Economic Aspects of President Trump’s Visit to Asia
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Economic Aspects of President Trump’s Visit to Asia

By Roie Yellinek
Doctoral Student, Department of Middle East Studies, Bar-Ilan University

Economic Aspects of President Trump’s Visit to Asia

Image Attribute: Leaders from the ASEAN Summit / Source: REUTERS

EXECUTIVE SUMMARY: During President Donald Trump’s trip to Asia in November, he dealt with political-security issues alongside various economic issues. The visit lasted almost two weeks and included visits and meetings in Japan, South Korea, China, Vietnam, and the Philippines. North Korea’s nuclear threat and economic issues were the top two matters under discussion. Trump managed to maintain good relations with all the countries he visited and even strengthened some of them, but it is not certain that this will last throughout his term in view of his incoherent statements on ongoing tensions in East Asia between China and smaller countries.

U.S. President Donald Trump’s trip to Asia began with a visit to Japan, where he met with Prime Minister Shinzo Abe for the sixth time since Trump’s election to the presidency a year ago. The meeting addressed economic and political-security fields, with Trump suggesting to Abe that Japan buy U.S. defense systems that would allow it to intercept North Korean missiles – a suggestion based not only on his desire to eradicate the missile threat but also to pressure Japan to reduce its trade deficit with the U.S. The trade deficit between the two countries is estimated at $69 billion, the second-largest after the U.S.-China trade deficit.

From Japan, Trump traveled to South Korea, where he met with his counterpart, Moon Jae-in, and addressed the General Assembly. The threat from the north was the center of discussion between the leaders. But in this case, too, the subject was combined with an economic aspect: the South Korean Presidential Office said the parties had begun negotiations to sign an agreement for South Korea’s purchase of U.S. military equipment. Among other items, the leaders discussed were submarines with nuclear capabilities and surveillance equipment.

The next stop was China, which, as expected, attracted the most attention. Trump made a considerable effort during the visit to blunt the sharp criticism of China he made during the election campaign and on several occasions following his election. Before the visit, he frequently criticized China’s economic structure, attacked the trade deficit between the two countries, condemned China’s “manipulations” of its currency, and even accused the Chinese of “raping the American economy.” A few days before the visit, Trump changed his tune and praised the Chinese president: “We can call him King of China now.” During the visit, Trump continued with this approach and called China “the most important growth engine for the world economy.”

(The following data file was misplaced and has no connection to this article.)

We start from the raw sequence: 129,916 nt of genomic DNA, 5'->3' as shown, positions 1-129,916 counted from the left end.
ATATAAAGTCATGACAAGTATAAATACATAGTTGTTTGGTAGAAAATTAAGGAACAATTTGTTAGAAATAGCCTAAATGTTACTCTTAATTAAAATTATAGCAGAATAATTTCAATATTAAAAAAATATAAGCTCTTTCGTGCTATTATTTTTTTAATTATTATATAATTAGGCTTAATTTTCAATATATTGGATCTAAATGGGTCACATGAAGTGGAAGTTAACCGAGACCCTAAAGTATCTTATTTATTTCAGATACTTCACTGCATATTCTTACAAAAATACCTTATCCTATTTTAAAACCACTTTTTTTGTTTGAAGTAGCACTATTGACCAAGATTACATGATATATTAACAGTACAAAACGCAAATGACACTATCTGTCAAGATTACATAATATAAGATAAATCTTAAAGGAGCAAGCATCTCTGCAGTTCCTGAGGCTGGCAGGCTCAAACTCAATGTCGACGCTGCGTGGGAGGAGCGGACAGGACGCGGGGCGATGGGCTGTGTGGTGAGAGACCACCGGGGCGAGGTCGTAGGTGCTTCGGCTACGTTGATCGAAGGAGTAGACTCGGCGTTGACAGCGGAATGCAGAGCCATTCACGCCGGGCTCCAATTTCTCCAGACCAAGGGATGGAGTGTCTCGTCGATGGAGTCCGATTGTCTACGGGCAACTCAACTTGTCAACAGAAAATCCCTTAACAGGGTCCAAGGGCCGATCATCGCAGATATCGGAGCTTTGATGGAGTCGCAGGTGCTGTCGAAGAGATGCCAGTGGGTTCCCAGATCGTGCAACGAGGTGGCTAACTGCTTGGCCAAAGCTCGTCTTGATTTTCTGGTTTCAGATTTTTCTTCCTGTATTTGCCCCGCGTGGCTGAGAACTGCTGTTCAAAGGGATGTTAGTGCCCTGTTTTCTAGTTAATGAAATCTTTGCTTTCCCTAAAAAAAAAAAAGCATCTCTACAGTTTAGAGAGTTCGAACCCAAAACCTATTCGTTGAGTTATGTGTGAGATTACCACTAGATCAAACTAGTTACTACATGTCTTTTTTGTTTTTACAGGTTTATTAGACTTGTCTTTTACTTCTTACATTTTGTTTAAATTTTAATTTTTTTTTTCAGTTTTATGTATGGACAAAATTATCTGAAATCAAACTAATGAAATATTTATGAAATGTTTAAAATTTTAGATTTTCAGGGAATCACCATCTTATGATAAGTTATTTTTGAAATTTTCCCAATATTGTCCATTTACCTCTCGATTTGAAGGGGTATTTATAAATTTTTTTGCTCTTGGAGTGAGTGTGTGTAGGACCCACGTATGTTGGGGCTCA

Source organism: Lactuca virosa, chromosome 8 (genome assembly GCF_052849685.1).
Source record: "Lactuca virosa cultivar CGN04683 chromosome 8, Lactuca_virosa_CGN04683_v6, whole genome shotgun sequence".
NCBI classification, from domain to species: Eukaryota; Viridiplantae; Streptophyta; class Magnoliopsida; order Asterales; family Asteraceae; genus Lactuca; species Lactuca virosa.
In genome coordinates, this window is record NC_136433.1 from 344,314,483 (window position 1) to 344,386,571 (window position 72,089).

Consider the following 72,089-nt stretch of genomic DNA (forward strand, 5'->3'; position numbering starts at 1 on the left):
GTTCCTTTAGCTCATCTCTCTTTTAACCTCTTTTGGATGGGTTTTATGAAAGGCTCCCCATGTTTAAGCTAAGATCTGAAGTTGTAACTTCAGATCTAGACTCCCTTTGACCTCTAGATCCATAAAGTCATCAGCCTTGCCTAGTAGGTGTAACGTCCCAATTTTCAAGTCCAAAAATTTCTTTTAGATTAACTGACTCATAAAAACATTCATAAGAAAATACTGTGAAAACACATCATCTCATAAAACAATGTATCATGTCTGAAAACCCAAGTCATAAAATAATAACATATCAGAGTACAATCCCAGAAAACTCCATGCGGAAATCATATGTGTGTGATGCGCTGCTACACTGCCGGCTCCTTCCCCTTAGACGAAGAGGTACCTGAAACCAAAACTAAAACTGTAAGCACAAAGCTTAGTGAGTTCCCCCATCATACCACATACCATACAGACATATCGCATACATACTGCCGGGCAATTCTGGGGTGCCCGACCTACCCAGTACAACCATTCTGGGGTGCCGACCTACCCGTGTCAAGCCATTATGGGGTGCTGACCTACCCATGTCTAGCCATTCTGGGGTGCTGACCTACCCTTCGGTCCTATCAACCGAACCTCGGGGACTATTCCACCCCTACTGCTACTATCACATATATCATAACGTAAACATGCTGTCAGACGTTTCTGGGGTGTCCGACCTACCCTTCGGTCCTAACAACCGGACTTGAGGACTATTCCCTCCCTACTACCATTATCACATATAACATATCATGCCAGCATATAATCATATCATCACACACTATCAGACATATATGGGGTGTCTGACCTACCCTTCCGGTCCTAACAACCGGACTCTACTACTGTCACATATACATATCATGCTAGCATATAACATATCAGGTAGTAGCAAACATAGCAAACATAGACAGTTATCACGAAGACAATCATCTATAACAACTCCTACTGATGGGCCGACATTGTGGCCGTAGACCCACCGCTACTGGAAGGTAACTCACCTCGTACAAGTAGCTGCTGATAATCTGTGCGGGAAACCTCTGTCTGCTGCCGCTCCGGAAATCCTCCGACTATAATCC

The visit to China dealt with economic and political-security issues, but in this case, unlike Japan and South Korea, there was no integration between the two. The presidents discussed political-security issues such as North Korea, the South China Sea, and so on while encouraging reciprocal investment and strengthening trade relations – but without combining the two by selling security knowledge or equipment. This unique situation, in which two close trading partners refrain from exchanging knowledge on security issues and even restrict their allies from doing so, warrants close attention.

Moreover, not only do the two giants not share security-intelligence tools but according to various publications, they use them against one other for economic purposes. Nevertheless, during the visit, Trump tried to show that you can be friends without sharing everything.

The U.S. Department of Commerce published a list of approximately 37 deals that were signed during the visit between U.S. and Chinese companies and organizations. The estimated value of the transactions is $253 billion.